by Richard Lehmann
Investors moved $69 billion into municipal bond funds last year. Don’t follow the lemmings into these future default traps.
The municipal bond landscape has changed substantially since the financial crisis, and not for the better. The problems began in late 2007 with the downgrading of the bond insurers. These firms-Ambac ( ABK ), MBIA and others-collected insurance premiums from smaller issuers of tax-exempt bonds to guarantee the bonds against default. This insurance made the bonds more salable by giving them a ratings upgrade to AAA.
The system worked beautifully until the insurers veered off into the business of guaranteeing exotic credit derivatives on mortgages and other debt. Losses there impaired the insurers’ balance sheets, so the debt they insured lost its automatic AAA rating. Thus, a muni market dominated by interchangeable AAA credits became a bazaar where you now have to know a lot more about the obscure sewer authority or airline that is borrowing the money.
In the past year the muni market has seen a strong rebound. Helping out: the realization among savers that the new Big Government politicians are going to jack up income taxes. That makes U.S. Treasury bonds relatively less attractive. Last year saw $69 billion of net inflows into tax-exempt bond funds.
Don’t follow the lemmings into muni funds. This sector is going to see a lot of pain, and it has nothing to do with federal tax brackets. It has to do with the fact that states and cities are having trouble paying their bills.
Defaults on tax-exempt bonds are the highest since my Distressed Debt Securities Newsletter began tracking defaults in 1983. In 2009, 183 issuers defaulted on $6.3 billon in tax-exempt debt. The majority of these defaults involved entities with taxing power (like the 99 Florida Community Development Districts). It’s only a matter of time before you start seeing defaults on the general obligation debt of state and local governments.
Lavish government pensions are the problem, as FORBES has well documented. Policemen, firemen and jail clerks retire young and collect inflation-adjusted pensions. There is far from enough money set aside to cover benefits already earned. The result is that the government employer will find itself paying two cops instead of one: the one who is now pounding the pavement and the one who was doing the job before.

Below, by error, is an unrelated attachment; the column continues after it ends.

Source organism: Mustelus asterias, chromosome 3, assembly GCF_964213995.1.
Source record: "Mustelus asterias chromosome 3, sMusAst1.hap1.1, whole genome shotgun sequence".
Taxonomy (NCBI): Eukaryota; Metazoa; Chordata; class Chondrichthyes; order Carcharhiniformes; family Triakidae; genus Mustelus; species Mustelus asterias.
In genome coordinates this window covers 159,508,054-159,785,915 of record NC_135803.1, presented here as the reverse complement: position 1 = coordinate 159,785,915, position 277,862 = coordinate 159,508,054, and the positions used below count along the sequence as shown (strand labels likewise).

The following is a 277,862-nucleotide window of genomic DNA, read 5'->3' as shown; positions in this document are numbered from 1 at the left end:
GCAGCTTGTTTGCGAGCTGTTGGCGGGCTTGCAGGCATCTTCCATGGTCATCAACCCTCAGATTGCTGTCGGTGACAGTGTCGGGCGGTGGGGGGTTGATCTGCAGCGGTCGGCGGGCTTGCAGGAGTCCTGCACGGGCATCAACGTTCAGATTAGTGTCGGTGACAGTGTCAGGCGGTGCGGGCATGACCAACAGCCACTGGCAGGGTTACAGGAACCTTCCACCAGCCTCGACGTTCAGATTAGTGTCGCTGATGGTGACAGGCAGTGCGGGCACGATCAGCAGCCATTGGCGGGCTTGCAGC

Don’t expect economic growth or increased taxes to fix this problem, and don’t expect politicians to get tough with unions representing government workers. When the cash runs out, the pension checks still go out. It’s the bondholders who get stiffed.
The next hazard for muni bond owners is inflation. It takes a real act of faith to believe that the fiscal and monetary actions taken to stem the financial crisis will not lead to high inflation.
Washington has taken notice of the budget problems at the municipal and state levels. Aside from bailing states out of their deficits with donations to their operating accounts, federal politicians included in the economic stimulus package a subsidy of municipal financing for capital projects via Build America Bonds. This program creates a new kind of taxable municipal bond that comes in two forms. Tax Credit Build America Bonds pay bondholders taxable interest income but provide them with a tax credit equal to 35% of the interest received. The more popular alternative to these bonds among municipalities are Direct Payment Build America Bonds. For these bonds the Treasury provides the issuing municipality a 35% subsidy when each interest payment comes due. The bondholder in this case receives no tax deduction or credit, only a higher interest rate. These bonds are hugely popular with municipalities, so expect them to become a permanent federal program. They also have a ready market among corporate bond buyers who are suffering from a lack of new issues. Be careful when buying any of these bonds. You need to know which type of bond you are being offered, since the difference in interest yield will be significant.
Moody’s ( MCO ) says it’s changing the rating scale for some 70,000 municipal bonds to bring them in line with sovereign and corporate ratings. This may result in a short-term uptick in prices for the muni market, but the timing couldn’t be worse. I still don’t want to own these bonds.
If you must put some money in municipal bonds, look for insured bonds that got downgraded when the insurers got downgraded. The insurance may no longer be worth much, but the vetting by the insurance companies–which were pretty cautious about the borrowers they could trust–is still worth something.